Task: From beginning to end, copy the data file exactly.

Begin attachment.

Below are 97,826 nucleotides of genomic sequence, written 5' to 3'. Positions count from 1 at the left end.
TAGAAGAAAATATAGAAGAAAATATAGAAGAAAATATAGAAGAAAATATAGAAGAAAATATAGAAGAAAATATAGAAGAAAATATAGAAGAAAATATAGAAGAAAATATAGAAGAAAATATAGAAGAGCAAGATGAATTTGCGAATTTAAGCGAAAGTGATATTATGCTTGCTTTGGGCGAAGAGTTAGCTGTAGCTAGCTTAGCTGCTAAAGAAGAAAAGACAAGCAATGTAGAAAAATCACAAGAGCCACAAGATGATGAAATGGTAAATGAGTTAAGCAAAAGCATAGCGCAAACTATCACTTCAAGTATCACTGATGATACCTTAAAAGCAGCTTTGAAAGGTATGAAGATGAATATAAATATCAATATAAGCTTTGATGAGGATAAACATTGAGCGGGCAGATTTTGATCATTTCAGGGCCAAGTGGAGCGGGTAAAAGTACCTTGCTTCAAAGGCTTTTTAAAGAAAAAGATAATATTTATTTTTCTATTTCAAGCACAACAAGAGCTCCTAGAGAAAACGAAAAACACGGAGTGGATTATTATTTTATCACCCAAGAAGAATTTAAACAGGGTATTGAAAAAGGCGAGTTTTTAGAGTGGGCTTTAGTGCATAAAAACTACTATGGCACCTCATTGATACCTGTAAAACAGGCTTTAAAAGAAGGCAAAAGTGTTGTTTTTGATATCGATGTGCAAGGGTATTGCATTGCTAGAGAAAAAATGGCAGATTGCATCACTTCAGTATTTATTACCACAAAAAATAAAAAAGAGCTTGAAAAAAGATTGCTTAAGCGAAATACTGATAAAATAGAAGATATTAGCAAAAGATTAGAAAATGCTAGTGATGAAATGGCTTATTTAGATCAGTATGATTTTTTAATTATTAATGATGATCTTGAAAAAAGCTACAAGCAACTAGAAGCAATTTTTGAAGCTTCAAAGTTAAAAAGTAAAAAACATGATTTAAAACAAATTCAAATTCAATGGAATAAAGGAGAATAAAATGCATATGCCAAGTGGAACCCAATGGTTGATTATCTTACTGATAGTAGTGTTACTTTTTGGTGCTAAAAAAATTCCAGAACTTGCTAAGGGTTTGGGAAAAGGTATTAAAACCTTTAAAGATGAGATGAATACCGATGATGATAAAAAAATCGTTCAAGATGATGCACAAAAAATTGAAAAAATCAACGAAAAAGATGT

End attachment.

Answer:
Below are 97,826 nucleotides of genomic sequence, written 5' to 3'. Positions count from 1 at the left end.
TAGAAGAAAATATAGAAGAAAATATAGAAGAAAATATAGAAGAAAATATAGAAGAAAATATAGAAGAAAATATAGAAGAAAATATAGAAGAAAATATAGAAGAAAATATAGAAGAAAATATAGAAGAGCAAGATGAATTTGCGAATTTAAGCGAAAGTGATATTATGCTTGCTTTGGGCGAAGAGTTAGCTGTAGCTAGCTTAGCTGCTAAAGAAGAAAAGACAAGCAATGTAGAAAAATCACAAGAGCCACAAGATGATGAAATGGTAAATGAGTTAAGCAAAAGCATAGCGCAAACTATCACTTCAAGTATCACTGATGATACCTTAAAAGCAGCTTTGAAAGGTATGAAGATGAATATAAATATCAATATAAGCTTTGATGAGGATAAACATTGAGCGGGCAGATTTTGATCATTTCAGGGCCAAGTGGAGCGGGTAAAAGTACCTTGCTTCAAAGGCTTTTTAAAGAAAAAGATAATATTTATTTTTCTATTTCAAGCACAACAAGAGCTCCTAGAGAAAACGAAAAACACGGAGTGGATTATTATTTTATCACCCAAGAAGAATTTAAACAGGGTATTGAAAAAGGCGAGTTTTTAGAGTGGGCTTTAGTGCATAAAAACTACTATGGCACCTCATTGATACCTGTAAAACAGGCTTTAAAAGAAGGCAAAAGTGTTGTTTTTGATATCGATGTGCAAGGGTATTGCATTGCTAGAGAAAAAATGGCAGATTGCATCACTTCAGTATTTATTACCACAAAAAATAAAAAAGAGCTTGAAAAAAGATTGCTTAAGCGAAATACTGATAAAATAGAAGATATTAGCAAAAGATTAGAAAATGCTAGTGATGAAATGGCTTATTTAGATCAGTATGATTTTTTAATTATTAATGATGATCTTGAAAAAAGCTACAAGCAACTAGAAGCAATTTTTGAAGCTTCAAAGTTAAAAAGTAAAAAACATGATTTAAAACAAATTCAAATTCAATGGAATAAAGGAGAATAAAATGCATATGCCAAGTGGAACCCAATGGTTGATTATCTTACTGATAGTAGTGTTACTTTTTGGTGCTAAAAAAATTCCAGAACTTGCTAAGGGTTTGGGAAAAGGTATTAAAACCTTTAAAGATGAGATGAATACCGATGATGATAAAAAAATCGTTCAAGATGATGCACAAAAAATTGAAAAAATCAACGAAAAAGATGT